Jan. 11, 2021Print | PDF
Wilfrid Laurier University’s Faculty of Science lab coordinators have been working hard to support undergraduate students adapting to a new learning environment. While this year’s lab coursework may look different than in past years, the lab coordinators’ focus on ensuring safety while allowing students to develop hands-on scientific skills has remained the same.
The majority of classes in the fall 2020 term were offered remotely and the winter 2021 term will follow the same model. While most courses were offered virtually, some Faculty of Science programs did offer in-person instruction during the fall, with a focus on elements critical to the scientific learning process.
To ensure students have the opportunity to develop those skills and practice them safely, several core courses have been designated to include in-person instruction, including Fundamentals of Chemistry I (CH110), Organic Chemistry I: Fundamentals (CH202), Physical Chemistry 2A (CH213), Introductory Biochemistry (CH250), and Analytical Chemistry I (CH261).
“We were all in agreement that students need hands-on experience,” says Associate Professor Stephen MacNeil, chair of Chemistry and Biochemistry at Laurier. “We cannot meet the learning objectives of these teaching labs if students aren’t manipulating things in the lab.”
To provide students with hands-on experiences, chemistry lab coordinators quickly adapted, finding new ways to accommodate students and creating schedules that offered the options of virtual or in-person instruction. During in-person instruction, protecting against COVID-19 is a priority. Students are required to wear face masks and maintain physical distancing at all times, in addition to standard lab safety protocols.
“It was a big change for students,” says Sherilyn Van De Wynckel, lab coordinator in the Department of Chemistry and Biochemistry. “Our lab capacity changed from 48 students who worked in partners to 21 students who now work individually.”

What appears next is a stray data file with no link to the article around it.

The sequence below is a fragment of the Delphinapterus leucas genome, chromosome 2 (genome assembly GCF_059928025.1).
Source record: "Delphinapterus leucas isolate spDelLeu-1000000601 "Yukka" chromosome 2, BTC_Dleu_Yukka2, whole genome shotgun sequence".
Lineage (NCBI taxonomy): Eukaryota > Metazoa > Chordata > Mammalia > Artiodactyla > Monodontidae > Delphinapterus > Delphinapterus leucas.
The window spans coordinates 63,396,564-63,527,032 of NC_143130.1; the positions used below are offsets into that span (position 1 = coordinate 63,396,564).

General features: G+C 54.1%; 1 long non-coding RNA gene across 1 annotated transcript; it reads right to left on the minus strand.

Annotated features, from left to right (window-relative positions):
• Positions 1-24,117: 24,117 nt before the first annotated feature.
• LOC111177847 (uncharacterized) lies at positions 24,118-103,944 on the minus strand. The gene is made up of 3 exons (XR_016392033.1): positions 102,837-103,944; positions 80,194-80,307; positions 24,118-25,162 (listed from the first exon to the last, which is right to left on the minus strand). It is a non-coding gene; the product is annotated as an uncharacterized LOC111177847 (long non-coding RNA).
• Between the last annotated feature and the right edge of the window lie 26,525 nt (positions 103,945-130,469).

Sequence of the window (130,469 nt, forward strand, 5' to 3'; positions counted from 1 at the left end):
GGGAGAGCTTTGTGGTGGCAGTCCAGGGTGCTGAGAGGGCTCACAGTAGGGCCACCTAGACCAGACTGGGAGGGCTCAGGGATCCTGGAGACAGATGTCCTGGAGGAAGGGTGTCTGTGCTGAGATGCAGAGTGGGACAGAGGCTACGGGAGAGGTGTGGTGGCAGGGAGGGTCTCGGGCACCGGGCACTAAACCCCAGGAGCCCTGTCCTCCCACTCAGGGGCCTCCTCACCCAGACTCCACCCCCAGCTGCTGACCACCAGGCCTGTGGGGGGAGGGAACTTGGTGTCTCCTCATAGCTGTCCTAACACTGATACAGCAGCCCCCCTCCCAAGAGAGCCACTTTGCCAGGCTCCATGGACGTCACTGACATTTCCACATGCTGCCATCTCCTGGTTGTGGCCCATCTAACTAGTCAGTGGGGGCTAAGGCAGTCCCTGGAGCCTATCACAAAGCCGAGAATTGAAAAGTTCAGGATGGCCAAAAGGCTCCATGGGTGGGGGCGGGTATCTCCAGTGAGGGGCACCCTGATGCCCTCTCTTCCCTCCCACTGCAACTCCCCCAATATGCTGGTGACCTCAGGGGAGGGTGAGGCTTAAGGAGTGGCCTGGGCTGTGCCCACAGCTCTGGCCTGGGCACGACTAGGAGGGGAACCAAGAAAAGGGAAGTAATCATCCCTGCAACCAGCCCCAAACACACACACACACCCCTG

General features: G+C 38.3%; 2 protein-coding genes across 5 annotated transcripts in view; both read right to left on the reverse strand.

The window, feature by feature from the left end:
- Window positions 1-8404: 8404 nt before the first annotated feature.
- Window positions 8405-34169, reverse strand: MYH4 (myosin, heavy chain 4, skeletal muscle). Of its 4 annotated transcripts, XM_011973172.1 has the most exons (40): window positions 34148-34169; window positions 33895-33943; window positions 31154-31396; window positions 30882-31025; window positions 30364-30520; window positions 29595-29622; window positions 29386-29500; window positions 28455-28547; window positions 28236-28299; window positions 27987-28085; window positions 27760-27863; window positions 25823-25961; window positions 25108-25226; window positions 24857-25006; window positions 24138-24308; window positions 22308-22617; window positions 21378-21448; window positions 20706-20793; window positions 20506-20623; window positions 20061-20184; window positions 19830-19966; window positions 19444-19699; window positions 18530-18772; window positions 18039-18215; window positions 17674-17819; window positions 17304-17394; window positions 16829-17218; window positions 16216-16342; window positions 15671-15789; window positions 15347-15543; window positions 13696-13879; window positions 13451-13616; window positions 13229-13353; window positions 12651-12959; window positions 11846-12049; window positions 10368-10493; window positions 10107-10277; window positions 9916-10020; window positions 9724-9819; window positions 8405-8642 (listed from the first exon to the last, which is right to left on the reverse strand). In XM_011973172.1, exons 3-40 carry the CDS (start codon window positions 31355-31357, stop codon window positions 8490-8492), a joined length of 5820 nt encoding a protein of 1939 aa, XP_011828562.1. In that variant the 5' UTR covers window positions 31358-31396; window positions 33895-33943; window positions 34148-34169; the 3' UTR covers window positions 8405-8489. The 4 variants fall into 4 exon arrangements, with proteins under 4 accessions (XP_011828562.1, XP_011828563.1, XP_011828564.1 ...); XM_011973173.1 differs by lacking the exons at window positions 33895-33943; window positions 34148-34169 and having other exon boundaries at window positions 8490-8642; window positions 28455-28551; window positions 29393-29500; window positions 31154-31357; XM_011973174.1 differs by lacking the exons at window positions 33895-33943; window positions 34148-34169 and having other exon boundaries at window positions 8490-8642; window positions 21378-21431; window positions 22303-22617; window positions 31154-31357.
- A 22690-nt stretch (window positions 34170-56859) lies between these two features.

The Department of Chemistry and Biochemistry has also created a chemistry lab skills tutorial for first-year students who may be unfamiliar with working in a lab and to prepare for individual experiments.
“This is a session I designed to get first-year students working with equipment and techniques that they are not familiar with due to their Grade 12 second semester being cut short due to COVID-19,” says Van De Wynckel.
Instructors in Kinesiology and Physical Education, Health Sciences, and Criminology are using innovative online tools to teach lessons that would have traditionally taken place in a lab. One of those tools is Primal Pictures, intuitive 3D anatomy software that allows students to engage with 3D models by rotating, adding, or removing anatomical features.
Lab Coordinator and Course Instructor Terry Sturtevant created new opportunities for lab learning at home with the introduction of online simulation tools as well as at-home lab kits for students in the Department of Physics and Computer Science.
Laurier’s Science Maker Lab has adapted to a virtual environment, providing services and mentorship opportunities to students. Before the pandemic struck last winter, the lab provided in-person training and equipment for students to explore ideas, design and create.
Although students are currently not able to visit the Science Maker Lab, they are still able to produce parts and prototypes on laser cutter and 3D printers. Students e-mail files and final products are delivered through a contactless drop-off or pick-up.
“We teach design skills from the perspective that they are communications and problem-solving skills,” says Ron Daniels, coordinator of Science Entrepreneurship at Laurier. “All of these are skills that an early-stage entrepreneur will need.”
With the onset of the pandemic, Daniels and staff began offering training programs for beginners through Zoom and SOLIDWORKS, a modeling computer-aided design and engineering computer program, that offers introductory and advanced lessons. He also created a video series called “Inside the Black Box” that covers technology-related topics.
“We take great efforts to produce studio-quality videos,” says Daniels. “Recognizing that watching videos is not as entertaining as in-person instruction.”
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